South Africa offers great opportunities for trainees

Authors: John Rocke 

Publication date:  21 Mar 2016


An eight month stint in two Cape Town hospitals gave John Rocke huge amounts of hands-on surgical experience

Many young doctors in the UK are taking time out of training to work abroad. Australia and New Zealand are popular choices, but an often overlooked destination is South Africa. It has a pleasant climate, most patients speak English, and UK doctors are exposed to a range of diseases rarely seen at home, including trauma cases.

I chose to work in two public hospitals in Cape Town, where I was appointed as a registrar in ear, nose, and throat (ENT). I had just finished my foundation programme and came with little surgical experience, but after eight months I had performed or assisted in over 200 operations.

I lived in a shared house in the hipster filled suburb of Vredehoek, which backs on to Table Mountain National Park. My house had a swimming pool, sea and mountain views, and welcoming South African hosts. The public hospitals were a short drive from this wealthy suburb, but their patients’ lives were a world away.

Hospital life

My first rotation was in the Red Cross War Memorial Children’s Hospital, the largest paediatric hospital in Africa. Every year the hospital handles around 260<thin>000 patients, most of whom are very poor. Our ENT clinics were always overflowing with patients who had arrived early to get to the front of the first-come-first-served queue.

I came with no experience in ENT outside medical school but was helped by a large team of consultants and the other nine registrars rotating through the department. I was soon seeing children—with symptoms such as hearing loss, otorrhoea, and obstructive sleep apnoea—in my own clinic.

I learned procedures such as adenotonsillectomy and grommet insertion, and after the first month I ran my own half day lists two or three times a week. I assisted the consultants and senior registrar in more complex paediatric procedures, as well as working with the intensive care unit to manage patients who needed tracheostomy and other forms of airway management.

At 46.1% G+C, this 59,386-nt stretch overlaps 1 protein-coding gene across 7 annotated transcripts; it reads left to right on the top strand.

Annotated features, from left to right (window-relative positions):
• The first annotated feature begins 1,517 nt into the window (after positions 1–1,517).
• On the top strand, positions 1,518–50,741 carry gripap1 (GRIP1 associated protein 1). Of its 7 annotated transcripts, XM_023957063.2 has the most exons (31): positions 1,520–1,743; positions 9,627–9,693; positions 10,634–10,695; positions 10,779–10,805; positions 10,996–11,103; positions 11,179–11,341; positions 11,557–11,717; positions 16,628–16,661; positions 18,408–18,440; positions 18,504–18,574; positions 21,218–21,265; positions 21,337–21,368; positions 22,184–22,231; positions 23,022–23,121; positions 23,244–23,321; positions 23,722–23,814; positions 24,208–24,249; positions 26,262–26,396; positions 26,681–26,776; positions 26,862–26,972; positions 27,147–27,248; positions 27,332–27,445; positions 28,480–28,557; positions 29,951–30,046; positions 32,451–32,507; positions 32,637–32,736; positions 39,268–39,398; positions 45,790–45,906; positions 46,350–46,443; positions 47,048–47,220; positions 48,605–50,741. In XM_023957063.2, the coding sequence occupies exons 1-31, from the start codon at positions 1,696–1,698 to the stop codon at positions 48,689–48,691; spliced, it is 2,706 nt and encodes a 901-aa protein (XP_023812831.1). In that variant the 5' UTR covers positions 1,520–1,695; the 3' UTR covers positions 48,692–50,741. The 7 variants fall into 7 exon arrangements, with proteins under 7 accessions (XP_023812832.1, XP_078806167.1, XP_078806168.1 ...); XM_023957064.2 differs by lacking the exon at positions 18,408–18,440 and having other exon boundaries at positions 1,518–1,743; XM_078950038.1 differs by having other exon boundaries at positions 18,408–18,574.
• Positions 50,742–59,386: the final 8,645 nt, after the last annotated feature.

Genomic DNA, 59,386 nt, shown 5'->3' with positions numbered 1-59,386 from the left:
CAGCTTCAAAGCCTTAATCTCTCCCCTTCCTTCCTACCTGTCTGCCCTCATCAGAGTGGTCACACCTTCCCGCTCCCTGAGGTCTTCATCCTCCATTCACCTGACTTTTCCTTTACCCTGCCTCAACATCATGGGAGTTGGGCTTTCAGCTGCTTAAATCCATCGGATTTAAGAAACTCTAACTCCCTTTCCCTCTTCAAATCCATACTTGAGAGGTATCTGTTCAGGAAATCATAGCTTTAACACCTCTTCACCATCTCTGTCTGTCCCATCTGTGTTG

My second rotation was in head and neck surgery at Groote Schuur Hospital, where the world’s first successful human to human heart transplantation was performed by Christian Barnard in 1967.

Core surgical training in the UK has been dubbed “core service training” because many trainees believe it does not provide enough surgical experience. At the southern tip of Africa, I felt I was being taught to operate, not to just watch and hold retractors. My commitment and progression were judged on hard work and merit, not on how many courses I had attended.

Professor Johannes Fagan, the head and neck consultant and department head, operated four days a week and provided a wide ranging theatre experience for trainees.

I looked forward to Mondays, where a case would be planned with the plastic surgeons, usually a tumour removal and reconstruction. The ENT team would remove the patient’s primary tumour, which was invariably metastatic. It usually required extensive resection that left large defects that our plastic surgery colleagues would reconstruct. I became confident in performing split thickness skin grafts to the donor site.

I worked on the on-call rota covering the three hospital sites, and handled referrals from primary care and the secondary hospital network. For 24 hours I would respond to calls from the emergency and trauma departments as well as advise doctors further afield. It was during this on-call period that I was exposed to the management of neck and airway trauma caused by gunshots or stabbings.

So what are the negatives?

Many senior clinicians in the UK discouraged me from taking a year out of training, warning it would damage my career and would be viewed negatively. I still cannot understand why that should be the case.

I worked for eight months without pay: the South African government does not pay foreign doctors to work in the Western Cape as it says that it has enough home grown doctors. But the experience I gained was worth it. The other provinces of South Africa, however, do pay foreign doctors, and Africa Health Placements can help doctors to find a post.

Coming home has been a culture shock. The waste in the UK is extraordinary. In South Africa, theatre gowns were washed and sterilised for re-use. Sutures and ties were only opened when needed, and used to the very end; swabs were completely soaked in blood before being discarded; and “single use” otoscope speculums were never binned.

I have also had less responsibility, which is largely due to the drive towards a consultant led service—but I worry that this is at the expense of training.

I did not want to come home. I am now back in the north west of England undertaking core surgical training, but I plan to return to the southern tip of Africa in the not too distant future.

• Africa Health Placements: [Link]

Competing interests: I have read and understood BMJ policy on declaration of interests and declare that I have no competing interests.

John Rocke core surgical trainee year 1 Pennine Acute Hospitals NHS Trust

Cite this as BMJ Careers ; doi: